As we reach adulthood, we millennials have specific ideals for life. Work hard and play hard. Learn another language. Book exotic and adventurous travel excursions. Know how to address a proper cover letter. Put off having a family in favor of career stability. Learn to write a witty Match.com profile. Do what inspires, but also think about whether these actions look good to others.
Many of my friends are able to balance successful relationships with their successful careers, and in their free time have successful social lives. When they casually ask me what I am up to these days, I scramble to find an answer that will impress.
Already, I feel I am failing my generation. “Oh, what am I doing, you ask? Ummm, I followed my husband to Africa.” In my mind, I might as well have made a pot roast.
What We Do
Living overseas, I attend gatherings where fellow trailing spouses introduce one another as “Wife of X” or “Husband of Y,” and then immediately talk about what we did in a past life. Former lawyers, media planners, environmentalists, teachers, Peace Corps Volunteers and scientists (though, for what it’s worth, I notice that very few are former doctors). Armed with impressive CVs, we begin new lives abroad as housewives, parents, volunteers, hobbyists.
More often than not, there are great barriers to overcome in seeking employment overseas, if spouses and partners are even allowed to work in a particular country. Often the job market is not what we expected, whether because of regulations in the country, heightened expectations and inflated U.S. pay scales, the lack of jobs in the local economy, or more obvious barriers such as language, visas, time commitments and the like.
Armed with impressive CVs, we begin new lives abroad as housewives, mothers, volunteers, hobbyists.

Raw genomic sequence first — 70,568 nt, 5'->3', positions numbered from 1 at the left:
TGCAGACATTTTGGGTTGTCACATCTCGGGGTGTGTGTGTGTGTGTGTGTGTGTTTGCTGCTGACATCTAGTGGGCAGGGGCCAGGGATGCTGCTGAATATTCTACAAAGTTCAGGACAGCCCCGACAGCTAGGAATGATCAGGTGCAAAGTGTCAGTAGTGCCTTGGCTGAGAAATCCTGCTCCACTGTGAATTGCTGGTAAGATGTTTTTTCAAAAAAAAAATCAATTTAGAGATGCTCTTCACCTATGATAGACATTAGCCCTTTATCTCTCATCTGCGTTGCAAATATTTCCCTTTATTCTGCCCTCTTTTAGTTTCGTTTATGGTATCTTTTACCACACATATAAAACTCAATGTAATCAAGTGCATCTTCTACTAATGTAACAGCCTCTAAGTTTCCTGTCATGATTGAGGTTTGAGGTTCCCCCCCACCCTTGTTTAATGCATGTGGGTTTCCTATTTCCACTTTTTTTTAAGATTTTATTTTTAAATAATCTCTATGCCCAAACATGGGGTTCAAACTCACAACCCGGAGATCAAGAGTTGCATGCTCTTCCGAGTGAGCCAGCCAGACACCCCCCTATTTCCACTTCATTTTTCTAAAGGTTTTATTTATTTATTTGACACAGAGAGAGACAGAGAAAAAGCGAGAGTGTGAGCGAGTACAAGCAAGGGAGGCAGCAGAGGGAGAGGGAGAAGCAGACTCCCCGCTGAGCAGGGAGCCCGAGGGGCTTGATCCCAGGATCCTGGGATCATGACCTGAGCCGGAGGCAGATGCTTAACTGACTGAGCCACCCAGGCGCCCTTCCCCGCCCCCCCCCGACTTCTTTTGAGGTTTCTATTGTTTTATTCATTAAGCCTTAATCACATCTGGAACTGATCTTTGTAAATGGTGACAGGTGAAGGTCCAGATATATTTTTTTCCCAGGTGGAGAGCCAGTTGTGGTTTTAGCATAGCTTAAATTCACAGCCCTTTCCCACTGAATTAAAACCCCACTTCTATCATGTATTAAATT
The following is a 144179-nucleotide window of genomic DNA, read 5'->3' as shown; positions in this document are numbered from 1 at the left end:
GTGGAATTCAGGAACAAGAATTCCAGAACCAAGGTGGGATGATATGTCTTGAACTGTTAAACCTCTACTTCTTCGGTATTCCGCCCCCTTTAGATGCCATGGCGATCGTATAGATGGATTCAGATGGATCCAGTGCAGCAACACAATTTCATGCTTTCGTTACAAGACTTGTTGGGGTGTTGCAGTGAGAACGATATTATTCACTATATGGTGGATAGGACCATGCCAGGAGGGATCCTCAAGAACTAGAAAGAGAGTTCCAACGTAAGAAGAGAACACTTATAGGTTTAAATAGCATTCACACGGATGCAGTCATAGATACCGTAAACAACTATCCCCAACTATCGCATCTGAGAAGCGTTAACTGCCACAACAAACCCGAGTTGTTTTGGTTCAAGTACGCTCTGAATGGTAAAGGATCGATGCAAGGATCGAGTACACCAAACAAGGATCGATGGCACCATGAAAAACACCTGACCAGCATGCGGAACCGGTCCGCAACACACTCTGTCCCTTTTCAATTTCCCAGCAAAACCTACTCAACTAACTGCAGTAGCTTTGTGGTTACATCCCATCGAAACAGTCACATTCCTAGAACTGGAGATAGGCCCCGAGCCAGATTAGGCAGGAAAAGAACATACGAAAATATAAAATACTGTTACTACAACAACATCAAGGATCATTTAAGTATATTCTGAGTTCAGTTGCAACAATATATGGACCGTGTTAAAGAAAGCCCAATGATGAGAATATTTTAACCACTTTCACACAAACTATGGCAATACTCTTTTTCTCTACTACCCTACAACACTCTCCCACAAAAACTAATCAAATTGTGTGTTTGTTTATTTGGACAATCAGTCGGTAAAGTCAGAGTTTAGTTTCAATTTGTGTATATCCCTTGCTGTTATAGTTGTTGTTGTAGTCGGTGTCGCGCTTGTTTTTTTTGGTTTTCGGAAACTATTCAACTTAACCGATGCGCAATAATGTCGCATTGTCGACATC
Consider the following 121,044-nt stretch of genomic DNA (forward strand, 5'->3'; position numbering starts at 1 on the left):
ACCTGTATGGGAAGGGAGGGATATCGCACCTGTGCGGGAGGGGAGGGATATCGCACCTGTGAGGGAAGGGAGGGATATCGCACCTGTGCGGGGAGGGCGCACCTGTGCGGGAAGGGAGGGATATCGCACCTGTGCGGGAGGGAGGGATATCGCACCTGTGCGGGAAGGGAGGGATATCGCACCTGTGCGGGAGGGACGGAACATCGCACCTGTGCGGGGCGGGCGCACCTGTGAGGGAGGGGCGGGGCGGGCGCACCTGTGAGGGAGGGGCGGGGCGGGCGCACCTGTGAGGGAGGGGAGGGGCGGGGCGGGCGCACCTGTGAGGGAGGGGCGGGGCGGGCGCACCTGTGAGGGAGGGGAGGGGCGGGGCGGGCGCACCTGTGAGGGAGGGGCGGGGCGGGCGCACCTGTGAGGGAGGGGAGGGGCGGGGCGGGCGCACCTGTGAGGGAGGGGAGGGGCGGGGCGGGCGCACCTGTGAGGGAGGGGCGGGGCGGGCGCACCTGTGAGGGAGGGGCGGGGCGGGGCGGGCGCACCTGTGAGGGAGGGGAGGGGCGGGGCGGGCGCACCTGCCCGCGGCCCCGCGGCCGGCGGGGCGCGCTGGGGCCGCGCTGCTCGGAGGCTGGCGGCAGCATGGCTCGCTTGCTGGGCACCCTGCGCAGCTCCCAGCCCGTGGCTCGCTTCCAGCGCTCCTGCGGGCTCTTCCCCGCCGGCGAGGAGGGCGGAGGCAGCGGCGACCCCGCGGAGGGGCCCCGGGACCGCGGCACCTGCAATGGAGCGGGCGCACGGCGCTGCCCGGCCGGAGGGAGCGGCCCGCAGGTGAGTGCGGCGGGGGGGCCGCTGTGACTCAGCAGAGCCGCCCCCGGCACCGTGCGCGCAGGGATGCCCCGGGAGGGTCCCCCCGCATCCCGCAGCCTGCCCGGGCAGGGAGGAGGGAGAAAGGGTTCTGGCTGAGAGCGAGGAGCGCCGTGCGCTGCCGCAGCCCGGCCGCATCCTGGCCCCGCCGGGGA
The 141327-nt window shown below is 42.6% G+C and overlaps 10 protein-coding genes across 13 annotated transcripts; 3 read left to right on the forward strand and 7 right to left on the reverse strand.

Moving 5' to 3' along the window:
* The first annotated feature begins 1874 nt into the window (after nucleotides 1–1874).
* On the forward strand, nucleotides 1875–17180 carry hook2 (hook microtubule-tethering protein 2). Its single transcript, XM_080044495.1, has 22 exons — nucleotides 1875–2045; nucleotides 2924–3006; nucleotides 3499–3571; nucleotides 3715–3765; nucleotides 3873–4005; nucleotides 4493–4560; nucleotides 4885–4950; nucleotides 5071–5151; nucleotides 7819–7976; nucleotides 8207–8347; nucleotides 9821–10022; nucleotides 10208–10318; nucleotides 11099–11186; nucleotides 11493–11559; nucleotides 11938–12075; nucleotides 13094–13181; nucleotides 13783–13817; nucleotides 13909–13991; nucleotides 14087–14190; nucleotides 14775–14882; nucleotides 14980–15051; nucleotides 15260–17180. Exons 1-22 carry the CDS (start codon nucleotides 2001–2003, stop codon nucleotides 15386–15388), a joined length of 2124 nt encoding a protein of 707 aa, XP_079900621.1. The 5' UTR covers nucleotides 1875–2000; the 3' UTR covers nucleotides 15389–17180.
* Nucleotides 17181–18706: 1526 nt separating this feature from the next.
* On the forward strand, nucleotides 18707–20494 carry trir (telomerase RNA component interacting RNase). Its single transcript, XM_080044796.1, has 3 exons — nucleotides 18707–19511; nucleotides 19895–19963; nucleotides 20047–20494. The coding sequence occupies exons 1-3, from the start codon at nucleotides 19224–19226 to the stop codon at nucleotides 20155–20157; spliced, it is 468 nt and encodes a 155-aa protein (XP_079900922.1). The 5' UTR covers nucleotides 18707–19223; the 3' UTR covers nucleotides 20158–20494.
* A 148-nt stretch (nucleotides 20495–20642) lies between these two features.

Last August, as I read the heavily circulated New York Times article, “The Opt-Out Generation Wants Back In,” I could not help making constant connections between my struggles in the fairly recent role as trailing spouse and those of modern-day stay-at-home mothers. In either situation, when a woman (or man) chooses family over career, feelings of responsibility, guilt, envy, resentment and regret surface, no matter how confident the choice. Whether one is a trailing spouse or a stay-at-home mother, the issue of defining one’s personal identity is under microscopic scrutiny.
But the challenges for the “trailing spouse” have an added twist. Even if we find ways to pack days to the brim, and score an amazing role of a lifetime at our new home, we live with the constant, nagging awareness that when our spouse’s job is done, we will be required to pick up and pack out and move on and start all over again.
Leading, Not Trailing
But recently, I’ve been inspired. I have met many a trailing spouse with enormous credentials who is doing magnificent things alongside their partner. No matter where they live, they find meaningful work, are graceful parents and become the backbone of their families’ lives. Plenty of spouses like me are assuming the role of freelancer, consultant or telecommuter, because the same online presence that feeds the Me Generation’s self-absorption also facilitates working from home, and much more.
Most of these Foreign Service spouses are in their element, on both a personal and professional level, and are the precise opposite of “trailing.” In the end, it’s not the process of finding work overseas that’s hard—because frankly, that’s hard everywhere. It’s also more than finding a good OB-GYN, driving to four neighborhoods to find the right (safe) dog food or avoiding a pesky gluten allergy that would be a breeze to work around back in the States.
If anything, as I suspect most trailing spouses will profess, we thrive under pressure. We may shed a few tears every now and then, but handling overseas life is easy, compared with answering what seems like a simple question, “What do you do?” Coming to terms with that has replaced cooking a perfect pot roast as the million-dollar dilemma.
I wrote earlier that I’m a trailing spouse, thanks to my husband. But, of course, my husband isn’t tying me to the seat of every plane he boards. And I wouldn’t trade in my marriage, our travels or my job, however undefined, as a writer, for anything. My husband and I make some decisions independent of one another, but most are made together, including spending his career overseas.
At the end of each assignment, when our worldly goods are being carried out the door in a crate that will spend eight months in storage, I can always bow out of this difficult role. But I ask myself: Would living in a shoebox apartment in a fifth-floor walkup in New York really be more glamorous? More fulfilling?
I don’t think so.
Trailing spouse? To me it looks more like prevailing spouse!